2. Learn By Killing Deer

As a beginning bowhunter, passing young deer in order to kill mature ones isn’t the smartest way to learn the required skills for success. As I look back over my long bowhunting career, it was a mistake to begin focusing on big bucks when I was in junior high and high school. I’d be a better predator today if I’d killed more whitetails during my earlier years. Regardless of whether you shoot a fawn, doe or young buck with archery gear, you still learn something each time. It takes close encounters to learn when to draw, how to draw without being busted, where to aim, how to stop a moving deer, how to blood trail, how to field dress a deer, how to butcher an animal, etc.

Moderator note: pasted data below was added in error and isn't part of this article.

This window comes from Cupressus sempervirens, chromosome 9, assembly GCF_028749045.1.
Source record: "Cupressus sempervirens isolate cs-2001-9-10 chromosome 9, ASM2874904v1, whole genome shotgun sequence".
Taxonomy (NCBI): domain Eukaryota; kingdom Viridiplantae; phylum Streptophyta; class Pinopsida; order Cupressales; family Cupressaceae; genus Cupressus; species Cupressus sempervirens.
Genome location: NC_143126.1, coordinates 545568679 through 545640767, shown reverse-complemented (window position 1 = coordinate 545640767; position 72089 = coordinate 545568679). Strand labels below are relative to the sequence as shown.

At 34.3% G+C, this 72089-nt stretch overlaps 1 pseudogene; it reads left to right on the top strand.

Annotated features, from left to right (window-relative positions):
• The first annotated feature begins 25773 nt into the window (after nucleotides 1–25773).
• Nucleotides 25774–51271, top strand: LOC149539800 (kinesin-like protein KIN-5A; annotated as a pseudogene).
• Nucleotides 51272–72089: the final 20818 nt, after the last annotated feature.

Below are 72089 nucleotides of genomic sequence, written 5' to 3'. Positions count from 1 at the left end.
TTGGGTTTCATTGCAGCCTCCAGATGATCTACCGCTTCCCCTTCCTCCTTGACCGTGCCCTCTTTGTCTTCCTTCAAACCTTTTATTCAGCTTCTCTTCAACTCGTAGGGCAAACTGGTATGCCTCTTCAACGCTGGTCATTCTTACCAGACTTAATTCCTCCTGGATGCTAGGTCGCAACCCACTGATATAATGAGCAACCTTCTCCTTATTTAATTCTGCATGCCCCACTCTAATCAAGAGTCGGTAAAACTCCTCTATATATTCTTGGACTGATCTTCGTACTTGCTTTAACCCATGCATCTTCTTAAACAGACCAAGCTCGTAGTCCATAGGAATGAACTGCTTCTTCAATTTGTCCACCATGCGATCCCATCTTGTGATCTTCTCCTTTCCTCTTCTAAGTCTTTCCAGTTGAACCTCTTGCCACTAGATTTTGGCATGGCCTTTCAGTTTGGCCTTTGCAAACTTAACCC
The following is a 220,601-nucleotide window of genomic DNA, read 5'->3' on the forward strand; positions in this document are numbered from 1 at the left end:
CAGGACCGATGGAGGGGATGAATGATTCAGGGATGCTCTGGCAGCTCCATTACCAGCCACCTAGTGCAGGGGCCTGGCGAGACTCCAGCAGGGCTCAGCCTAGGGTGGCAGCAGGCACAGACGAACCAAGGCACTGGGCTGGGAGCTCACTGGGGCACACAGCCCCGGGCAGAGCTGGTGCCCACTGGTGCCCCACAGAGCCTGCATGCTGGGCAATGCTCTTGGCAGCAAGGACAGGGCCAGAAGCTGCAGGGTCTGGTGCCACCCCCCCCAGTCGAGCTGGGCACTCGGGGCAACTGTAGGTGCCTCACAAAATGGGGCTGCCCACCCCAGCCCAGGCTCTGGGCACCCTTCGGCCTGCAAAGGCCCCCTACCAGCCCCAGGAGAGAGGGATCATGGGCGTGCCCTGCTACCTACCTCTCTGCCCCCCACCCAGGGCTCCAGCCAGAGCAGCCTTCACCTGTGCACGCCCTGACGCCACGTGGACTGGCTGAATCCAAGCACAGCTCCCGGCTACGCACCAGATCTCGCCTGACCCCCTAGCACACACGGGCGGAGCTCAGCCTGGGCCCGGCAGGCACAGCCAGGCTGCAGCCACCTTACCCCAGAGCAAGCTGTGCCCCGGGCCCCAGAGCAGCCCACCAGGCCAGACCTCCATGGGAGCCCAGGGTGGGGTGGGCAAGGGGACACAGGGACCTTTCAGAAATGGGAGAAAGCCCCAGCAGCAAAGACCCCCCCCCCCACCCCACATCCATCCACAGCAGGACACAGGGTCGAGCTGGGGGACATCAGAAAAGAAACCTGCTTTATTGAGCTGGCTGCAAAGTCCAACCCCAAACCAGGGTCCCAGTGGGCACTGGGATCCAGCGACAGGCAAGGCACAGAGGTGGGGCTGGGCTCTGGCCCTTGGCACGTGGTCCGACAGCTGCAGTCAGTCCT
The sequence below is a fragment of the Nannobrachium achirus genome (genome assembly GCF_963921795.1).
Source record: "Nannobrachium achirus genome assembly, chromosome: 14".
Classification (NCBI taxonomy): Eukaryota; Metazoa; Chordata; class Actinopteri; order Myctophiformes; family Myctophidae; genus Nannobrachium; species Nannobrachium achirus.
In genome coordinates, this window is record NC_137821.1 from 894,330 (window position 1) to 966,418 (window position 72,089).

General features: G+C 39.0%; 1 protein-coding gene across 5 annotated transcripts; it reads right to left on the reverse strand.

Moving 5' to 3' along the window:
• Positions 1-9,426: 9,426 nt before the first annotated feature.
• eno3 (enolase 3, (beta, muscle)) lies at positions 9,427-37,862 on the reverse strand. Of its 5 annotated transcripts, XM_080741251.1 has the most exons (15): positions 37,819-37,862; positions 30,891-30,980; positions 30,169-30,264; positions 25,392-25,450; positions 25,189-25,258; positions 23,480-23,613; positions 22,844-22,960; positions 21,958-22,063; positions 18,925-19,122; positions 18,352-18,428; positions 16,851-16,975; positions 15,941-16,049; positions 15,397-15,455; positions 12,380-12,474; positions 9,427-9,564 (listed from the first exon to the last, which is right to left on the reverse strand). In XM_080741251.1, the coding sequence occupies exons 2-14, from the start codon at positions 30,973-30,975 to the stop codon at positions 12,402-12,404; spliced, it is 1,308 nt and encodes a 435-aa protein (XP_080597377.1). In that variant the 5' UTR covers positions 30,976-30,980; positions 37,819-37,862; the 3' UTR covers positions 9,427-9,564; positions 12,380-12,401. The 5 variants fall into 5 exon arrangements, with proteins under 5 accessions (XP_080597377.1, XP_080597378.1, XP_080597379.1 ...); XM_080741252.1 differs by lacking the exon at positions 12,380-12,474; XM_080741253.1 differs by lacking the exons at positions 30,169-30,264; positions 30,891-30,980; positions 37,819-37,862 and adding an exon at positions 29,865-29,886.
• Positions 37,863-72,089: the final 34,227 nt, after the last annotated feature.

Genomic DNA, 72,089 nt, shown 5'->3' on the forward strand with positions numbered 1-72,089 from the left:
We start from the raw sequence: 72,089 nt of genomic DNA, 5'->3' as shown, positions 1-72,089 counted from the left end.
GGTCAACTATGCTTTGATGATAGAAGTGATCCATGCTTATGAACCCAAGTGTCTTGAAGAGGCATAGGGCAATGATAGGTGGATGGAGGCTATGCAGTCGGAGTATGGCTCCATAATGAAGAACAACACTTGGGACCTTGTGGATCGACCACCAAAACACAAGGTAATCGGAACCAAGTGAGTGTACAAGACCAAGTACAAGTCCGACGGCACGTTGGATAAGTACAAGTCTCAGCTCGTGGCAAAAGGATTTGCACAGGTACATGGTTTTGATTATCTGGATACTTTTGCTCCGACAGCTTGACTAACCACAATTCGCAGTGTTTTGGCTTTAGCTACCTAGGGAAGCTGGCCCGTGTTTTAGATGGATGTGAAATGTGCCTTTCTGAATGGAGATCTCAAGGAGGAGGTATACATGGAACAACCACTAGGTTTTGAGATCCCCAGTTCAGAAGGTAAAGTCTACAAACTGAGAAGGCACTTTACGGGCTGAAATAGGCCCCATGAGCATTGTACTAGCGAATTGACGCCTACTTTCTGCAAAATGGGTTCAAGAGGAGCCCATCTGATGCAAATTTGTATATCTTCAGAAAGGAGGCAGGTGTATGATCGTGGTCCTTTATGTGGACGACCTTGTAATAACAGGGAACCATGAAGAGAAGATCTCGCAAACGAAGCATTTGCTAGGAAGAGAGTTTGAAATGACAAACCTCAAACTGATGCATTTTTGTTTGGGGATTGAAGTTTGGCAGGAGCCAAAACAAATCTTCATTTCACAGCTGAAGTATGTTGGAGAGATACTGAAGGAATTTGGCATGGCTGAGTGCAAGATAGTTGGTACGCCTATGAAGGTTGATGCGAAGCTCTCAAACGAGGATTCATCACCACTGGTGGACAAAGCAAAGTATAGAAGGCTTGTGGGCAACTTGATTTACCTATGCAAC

I’ve tagged my share of whitetails through the years, but today I’d be a more deadly predator had I focused on meat instead of antlers during my first decade of bowhunting.

Post on the Mission Archery Facebook page: “Rachel Raley with her first deer ever. We love seeing the #MissionFamily enjoying firsts’ in the outdoors. Congrats Rachel!”
Post on the Mission Archery Facebook page: “Rachel Raley with her first deer ever. We love seeing the #MissionFamily enjoying firsts’ in the outdoors. Congrats Rachel!”

3. Play The Wind

If a whitetail walks downwind of your ambush location, the chance of it busting you is very high. Sure, there are times — like the rut — when deer seem to drop their guard, but typically if a deer smells you, then it’s game over. A whitetail has a tremendous sense of smell. You can try to fool their nose with odor-killing sprays, cover scents, odor-absorbing clothing, ozone generators, and other similar products, but the fact remains that whitetails will still pinpoint your location almost every time. Check the wind often and do whatever you can to keep it in your favor.